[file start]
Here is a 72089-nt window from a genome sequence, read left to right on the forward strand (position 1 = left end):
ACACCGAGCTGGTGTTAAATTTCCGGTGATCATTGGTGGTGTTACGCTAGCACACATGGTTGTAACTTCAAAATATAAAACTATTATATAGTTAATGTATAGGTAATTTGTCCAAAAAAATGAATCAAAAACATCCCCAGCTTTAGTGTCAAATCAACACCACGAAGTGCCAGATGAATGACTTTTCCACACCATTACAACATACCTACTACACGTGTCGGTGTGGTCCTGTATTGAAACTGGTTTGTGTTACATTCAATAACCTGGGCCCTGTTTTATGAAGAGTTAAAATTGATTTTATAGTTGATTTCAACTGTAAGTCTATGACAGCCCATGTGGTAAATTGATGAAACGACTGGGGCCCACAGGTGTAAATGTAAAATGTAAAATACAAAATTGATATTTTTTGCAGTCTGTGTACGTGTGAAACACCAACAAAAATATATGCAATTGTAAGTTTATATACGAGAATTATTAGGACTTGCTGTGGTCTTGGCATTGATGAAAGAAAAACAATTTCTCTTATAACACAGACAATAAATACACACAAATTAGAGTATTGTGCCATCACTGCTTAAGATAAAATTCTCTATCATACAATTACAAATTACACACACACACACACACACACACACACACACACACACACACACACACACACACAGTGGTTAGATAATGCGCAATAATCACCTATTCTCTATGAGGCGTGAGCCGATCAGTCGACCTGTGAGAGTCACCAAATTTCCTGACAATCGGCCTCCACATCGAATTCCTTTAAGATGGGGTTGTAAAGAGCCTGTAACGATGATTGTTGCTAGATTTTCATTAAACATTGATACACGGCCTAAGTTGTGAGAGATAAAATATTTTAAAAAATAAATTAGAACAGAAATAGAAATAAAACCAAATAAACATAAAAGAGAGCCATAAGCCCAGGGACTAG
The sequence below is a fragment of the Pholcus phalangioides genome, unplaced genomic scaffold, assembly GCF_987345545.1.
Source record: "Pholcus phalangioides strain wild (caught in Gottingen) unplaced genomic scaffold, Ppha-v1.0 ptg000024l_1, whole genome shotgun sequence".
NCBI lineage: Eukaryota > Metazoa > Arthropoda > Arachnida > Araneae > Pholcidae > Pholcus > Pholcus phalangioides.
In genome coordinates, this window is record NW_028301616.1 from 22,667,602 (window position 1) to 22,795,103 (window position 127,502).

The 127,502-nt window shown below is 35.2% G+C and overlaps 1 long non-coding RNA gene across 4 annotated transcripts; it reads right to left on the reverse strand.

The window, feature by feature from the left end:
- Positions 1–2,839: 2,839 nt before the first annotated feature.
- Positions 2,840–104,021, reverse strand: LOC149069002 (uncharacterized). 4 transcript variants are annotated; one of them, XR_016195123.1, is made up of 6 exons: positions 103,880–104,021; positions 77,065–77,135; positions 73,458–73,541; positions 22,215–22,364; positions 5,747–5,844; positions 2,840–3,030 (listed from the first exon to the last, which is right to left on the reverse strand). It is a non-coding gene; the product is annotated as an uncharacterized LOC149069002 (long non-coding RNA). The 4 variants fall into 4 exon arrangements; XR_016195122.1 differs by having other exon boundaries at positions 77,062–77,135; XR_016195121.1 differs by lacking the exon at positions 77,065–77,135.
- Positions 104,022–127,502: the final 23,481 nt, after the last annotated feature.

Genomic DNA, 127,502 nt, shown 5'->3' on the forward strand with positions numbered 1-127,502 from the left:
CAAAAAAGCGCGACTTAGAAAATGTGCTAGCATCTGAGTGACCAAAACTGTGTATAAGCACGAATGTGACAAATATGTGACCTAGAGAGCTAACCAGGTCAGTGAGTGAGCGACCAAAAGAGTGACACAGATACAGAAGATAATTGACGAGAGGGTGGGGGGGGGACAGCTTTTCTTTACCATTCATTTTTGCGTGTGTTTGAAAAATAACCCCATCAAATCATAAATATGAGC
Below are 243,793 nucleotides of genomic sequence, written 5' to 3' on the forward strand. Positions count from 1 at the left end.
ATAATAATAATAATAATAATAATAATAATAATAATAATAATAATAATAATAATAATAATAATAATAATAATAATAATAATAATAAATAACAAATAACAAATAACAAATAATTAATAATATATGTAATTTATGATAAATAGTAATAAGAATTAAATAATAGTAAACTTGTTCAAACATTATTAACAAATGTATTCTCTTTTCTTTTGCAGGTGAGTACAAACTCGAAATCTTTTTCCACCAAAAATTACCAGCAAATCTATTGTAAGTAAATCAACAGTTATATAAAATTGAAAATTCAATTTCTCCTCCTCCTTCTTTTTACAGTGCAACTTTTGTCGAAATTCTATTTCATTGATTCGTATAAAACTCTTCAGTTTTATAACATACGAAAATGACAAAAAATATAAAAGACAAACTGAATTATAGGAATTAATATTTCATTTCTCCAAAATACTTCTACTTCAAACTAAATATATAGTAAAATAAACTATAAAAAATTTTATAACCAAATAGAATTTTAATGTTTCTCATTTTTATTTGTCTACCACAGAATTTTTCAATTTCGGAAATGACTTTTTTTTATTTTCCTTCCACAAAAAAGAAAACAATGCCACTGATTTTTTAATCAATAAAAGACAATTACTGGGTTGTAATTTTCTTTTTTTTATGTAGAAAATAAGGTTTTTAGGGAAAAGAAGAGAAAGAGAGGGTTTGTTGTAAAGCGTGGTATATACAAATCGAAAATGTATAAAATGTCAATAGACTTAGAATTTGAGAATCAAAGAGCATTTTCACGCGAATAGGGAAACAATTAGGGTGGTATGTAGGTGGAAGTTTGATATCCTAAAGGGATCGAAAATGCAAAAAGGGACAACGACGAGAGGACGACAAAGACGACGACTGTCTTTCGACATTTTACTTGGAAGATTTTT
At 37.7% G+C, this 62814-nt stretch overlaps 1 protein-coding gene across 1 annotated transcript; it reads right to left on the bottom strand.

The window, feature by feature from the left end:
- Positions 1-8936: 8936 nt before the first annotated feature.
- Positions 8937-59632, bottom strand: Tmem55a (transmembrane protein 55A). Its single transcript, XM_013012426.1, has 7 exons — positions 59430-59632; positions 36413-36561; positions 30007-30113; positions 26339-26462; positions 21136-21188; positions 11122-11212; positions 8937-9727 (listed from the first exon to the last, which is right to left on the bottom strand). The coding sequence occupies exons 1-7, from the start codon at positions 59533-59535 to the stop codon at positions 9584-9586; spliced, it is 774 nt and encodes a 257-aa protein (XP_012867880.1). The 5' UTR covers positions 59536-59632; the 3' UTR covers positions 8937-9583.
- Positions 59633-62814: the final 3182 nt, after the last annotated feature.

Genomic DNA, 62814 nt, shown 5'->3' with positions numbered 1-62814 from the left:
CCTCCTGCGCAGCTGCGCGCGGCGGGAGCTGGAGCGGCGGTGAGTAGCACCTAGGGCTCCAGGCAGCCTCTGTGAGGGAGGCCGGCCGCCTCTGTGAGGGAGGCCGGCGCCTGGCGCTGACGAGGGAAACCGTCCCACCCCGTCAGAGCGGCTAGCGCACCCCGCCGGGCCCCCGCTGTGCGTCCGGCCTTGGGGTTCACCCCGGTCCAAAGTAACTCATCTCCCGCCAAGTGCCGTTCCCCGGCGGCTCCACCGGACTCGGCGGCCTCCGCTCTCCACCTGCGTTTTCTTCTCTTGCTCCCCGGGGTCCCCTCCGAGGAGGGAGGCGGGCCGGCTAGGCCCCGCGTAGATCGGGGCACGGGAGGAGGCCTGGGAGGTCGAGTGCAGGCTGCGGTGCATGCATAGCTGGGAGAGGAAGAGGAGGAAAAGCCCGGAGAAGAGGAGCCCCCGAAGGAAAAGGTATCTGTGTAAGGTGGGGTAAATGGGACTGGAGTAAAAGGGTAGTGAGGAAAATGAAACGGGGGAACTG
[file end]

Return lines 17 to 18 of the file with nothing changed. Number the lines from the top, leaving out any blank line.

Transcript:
The window, feature by feature from the left end:
- Positions 1-8936: 8936 nt before the first annotated feature.